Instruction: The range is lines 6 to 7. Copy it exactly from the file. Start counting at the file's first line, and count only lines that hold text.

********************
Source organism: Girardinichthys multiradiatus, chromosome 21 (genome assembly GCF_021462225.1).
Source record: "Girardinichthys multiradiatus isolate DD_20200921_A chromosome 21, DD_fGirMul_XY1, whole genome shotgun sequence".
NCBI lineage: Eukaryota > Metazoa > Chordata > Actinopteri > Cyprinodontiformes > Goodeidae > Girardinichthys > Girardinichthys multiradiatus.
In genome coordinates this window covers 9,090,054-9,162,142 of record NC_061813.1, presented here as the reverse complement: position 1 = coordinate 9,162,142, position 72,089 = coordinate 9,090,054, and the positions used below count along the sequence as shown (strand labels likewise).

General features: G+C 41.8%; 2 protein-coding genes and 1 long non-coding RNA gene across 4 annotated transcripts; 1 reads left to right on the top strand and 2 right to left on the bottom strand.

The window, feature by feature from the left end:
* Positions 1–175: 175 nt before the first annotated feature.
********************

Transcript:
The window, feature by feature from the left end:
* Positions 1–175: 175 nt before the first annotated feature.